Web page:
Bear Glacier Provincial Park
About This Park
Bear Glacier is a destination for travellers heading north on Highway 37. Just a short side trip on Highway 37A towards Stewart, the Bear Glacier descends towards Strohn Lake, down Bear River Pass.
Ice once filled all of the pass, but in the 1940s, the glacier began to retreat and Strohn Lake formed in the exposed basin. In 1967, Bear Glacier melted away from the valley wall and Strohn Lake was no longer dammed. Since then the glacier has continued its retreat.
Bear Glacier Park is located on Highway 37A, between Meziadin Junction and Stewart. The closest community, town and city is Stewart.
Nature and Culture
- History: Ice once filled all of Bear River Pass. In the 1940s, Bear Glacier began to retreat and Strohn Lake formed in the exposed basin. Acting as an ice dam, the glacier prevented the lake from draining down the Bear River Valley. If enough water collects behind an ice dam, a glacier may begin to float. Water flowing under the ice quickly creates a large tunnel. The lake empties, the ice dam resettles, and water again begins to collect until another flood is triggered. Five times between 1958 and 1962 Strohn Lake emptied underneath its ice dam in a catastrophic tumult of muddy water, rock and ice. This type of flood is known by the Icelandic term “jokulhlaup.” In 1967, Bear Glacier melted away from the valley wall and Strohn Lake was no longer dammed. The threat of sudden destructive icy floods in the Bear River Valley disappeared with the glacier’s retreat. Bear Glacier Park was designated as a Class A Provincial Park in 1998.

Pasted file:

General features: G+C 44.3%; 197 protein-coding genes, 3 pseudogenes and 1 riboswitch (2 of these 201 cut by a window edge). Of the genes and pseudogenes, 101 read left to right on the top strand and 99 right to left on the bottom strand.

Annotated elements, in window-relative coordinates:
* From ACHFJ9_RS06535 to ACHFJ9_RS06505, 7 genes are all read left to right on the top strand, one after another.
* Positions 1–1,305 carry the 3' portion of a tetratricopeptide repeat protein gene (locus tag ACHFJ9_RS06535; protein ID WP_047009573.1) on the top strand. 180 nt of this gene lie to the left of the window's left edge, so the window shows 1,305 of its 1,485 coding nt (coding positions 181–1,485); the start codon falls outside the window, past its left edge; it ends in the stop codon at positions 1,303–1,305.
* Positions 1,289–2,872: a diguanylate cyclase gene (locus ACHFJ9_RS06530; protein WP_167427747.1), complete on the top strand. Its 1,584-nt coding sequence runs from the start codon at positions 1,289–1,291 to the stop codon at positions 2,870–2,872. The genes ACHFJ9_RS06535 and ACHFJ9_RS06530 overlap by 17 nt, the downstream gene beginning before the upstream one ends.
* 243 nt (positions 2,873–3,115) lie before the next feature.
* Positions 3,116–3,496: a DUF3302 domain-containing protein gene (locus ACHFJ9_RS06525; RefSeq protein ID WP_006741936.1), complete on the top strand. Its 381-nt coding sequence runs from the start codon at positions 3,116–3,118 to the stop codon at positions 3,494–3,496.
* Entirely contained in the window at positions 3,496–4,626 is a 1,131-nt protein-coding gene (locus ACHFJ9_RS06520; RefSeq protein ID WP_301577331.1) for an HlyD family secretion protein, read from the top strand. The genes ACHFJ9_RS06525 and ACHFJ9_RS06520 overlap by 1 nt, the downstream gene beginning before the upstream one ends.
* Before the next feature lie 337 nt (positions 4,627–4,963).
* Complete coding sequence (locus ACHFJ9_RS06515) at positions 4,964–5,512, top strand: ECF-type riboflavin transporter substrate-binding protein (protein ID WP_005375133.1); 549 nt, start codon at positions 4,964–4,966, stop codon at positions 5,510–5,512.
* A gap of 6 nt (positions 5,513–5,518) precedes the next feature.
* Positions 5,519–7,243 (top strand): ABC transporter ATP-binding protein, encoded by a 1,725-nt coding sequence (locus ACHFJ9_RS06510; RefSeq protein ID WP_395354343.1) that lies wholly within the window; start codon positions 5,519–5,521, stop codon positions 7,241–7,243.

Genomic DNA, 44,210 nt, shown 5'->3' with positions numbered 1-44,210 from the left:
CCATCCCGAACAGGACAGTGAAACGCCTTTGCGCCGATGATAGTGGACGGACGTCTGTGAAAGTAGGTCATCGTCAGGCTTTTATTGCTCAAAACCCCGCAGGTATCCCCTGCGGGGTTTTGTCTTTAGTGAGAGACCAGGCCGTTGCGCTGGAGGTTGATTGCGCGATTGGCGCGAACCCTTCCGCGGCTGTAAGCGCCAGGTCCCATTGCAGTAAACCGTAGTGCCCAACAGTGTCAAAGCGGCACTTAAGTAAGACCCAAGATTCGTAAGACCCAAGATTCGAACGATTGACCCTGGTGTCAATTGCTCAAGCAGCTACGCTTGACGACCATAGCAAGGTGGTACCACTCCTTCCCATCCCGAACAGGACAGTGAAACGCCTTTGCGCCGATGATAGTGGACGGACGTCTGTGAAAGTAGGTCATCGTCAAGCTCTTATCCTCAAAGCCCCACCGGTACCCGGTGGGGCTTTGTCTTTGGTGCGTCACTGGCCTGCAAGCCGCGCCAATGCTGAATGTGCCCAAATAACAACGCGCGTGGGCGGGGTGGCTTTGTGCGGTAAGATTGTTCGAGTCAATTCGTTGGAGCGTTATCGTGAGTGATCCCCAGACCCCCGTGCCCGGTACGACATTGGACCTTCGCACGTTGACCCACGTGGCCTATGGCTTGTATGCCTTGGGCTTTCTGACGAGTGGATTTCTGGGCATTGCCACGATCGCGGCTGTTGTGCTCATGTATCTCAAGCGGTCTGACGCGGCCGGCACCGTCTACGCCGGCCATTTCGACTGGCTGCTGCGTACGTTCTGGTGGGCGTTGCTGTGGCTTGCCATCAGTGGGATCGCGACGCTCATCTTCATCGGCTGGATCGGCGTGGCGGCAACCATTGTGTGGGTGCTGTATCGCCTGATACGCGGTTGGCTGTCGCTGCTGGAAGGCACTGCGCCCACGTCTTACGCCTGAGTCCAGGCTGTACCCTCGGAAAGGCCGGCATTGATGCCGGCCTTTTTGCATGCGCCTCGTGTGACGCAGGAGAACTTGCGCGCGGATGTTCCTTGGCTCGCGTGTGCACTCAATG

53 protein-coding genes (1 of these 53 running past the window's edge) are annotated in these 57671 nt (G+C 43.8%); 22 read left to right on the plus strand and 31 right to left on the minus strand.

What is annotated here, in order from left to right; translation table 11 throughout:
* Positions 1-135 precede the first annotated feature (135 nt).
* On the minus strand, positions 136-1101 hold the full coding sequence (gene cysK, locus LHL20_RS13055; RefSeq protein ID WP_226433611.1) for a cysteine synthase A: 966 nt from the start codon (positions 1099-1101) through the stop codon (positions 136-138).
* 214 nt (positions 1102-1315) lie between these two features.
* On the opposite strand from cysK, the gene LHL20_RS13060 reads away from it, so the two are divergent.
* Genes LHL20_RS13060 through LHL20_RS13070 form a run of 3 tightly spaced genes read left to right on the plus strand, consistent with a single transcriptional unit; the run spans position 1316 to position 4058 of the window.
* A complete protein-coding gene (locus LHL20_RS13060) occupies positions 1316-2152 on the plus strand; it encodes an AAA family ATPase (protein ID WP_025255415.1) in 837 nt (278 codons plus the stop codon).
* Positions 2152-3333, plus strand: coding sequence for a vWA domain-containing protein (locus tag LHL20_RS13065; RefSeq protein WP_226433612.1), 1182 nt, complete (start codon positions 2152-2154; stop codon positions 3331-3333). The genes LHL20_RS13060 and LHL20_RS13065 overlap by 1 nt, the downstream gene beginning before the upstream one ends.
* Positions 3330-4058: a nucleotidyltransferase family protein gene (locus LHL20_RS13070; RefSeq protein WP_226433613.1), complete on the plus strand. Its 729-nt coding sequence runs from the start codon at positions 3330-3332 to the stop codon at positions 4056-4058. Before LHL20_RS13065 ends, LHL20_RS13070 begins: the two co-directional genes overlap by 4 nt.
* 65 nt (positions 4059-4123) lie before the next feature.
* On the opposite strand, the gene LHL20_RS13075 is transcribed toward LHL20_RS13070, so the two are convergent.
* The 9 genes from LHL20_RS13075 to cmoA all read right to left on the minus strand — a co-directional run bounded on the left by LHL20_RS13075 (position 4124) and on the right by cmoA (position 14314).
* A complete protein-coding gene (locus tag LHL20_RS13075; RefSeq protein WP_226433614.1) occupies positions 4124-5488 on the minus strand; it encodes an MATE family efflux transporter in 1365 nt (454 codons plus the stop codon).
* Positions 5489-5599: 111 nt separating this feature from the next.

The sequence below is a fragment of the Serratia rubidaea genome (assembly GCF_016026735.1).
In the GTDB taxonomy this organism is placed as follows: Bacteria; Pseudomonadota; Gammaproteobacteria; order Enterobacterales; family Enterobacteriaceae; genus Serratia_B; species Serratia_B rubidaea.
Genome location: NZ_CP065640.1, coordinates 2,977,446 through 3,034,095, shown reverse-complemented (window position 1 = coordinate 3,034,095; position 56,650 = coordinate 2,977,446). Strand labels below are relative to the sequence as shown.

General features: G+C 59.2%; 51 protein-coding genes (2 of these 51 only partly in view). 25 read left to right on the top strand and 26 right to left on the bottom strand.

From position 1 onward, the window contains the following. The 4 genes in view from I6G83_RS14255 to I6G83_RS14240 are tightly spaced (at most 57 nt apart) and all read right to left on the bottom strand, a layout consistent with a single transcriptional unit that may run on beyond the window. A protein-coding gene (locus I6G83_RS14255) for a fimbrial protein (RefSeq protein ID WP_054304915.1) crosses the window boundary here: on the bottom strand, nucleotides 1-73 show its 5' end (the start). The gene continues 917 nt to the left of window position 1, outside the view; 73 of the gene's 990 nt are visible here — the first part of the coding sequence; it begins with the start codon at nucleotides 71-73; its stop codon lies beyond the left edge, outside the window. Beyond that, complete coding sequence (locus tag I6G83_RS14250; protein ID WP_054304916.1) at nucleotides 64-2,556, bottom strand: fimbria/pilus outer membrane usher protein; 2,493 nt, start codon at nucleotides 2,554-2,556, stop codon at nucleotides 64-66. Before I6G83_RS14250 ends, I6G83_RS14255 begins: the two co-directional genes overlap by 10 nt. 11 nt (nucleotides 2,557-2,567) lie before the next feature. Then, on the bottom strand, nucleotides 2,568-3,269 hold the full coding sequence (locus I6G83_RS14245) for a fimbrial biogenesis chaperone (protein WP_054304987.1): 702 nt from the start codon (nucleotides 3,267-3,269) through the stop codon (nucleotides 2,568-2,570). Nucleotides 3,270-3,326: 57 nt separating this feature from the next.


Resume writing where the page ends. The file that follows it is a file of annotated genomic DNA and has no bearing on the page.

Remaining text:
- Conservation: Bear Glacier Park lies within the Nass Wildlife area and protects part of a large glacier and a glacial lake.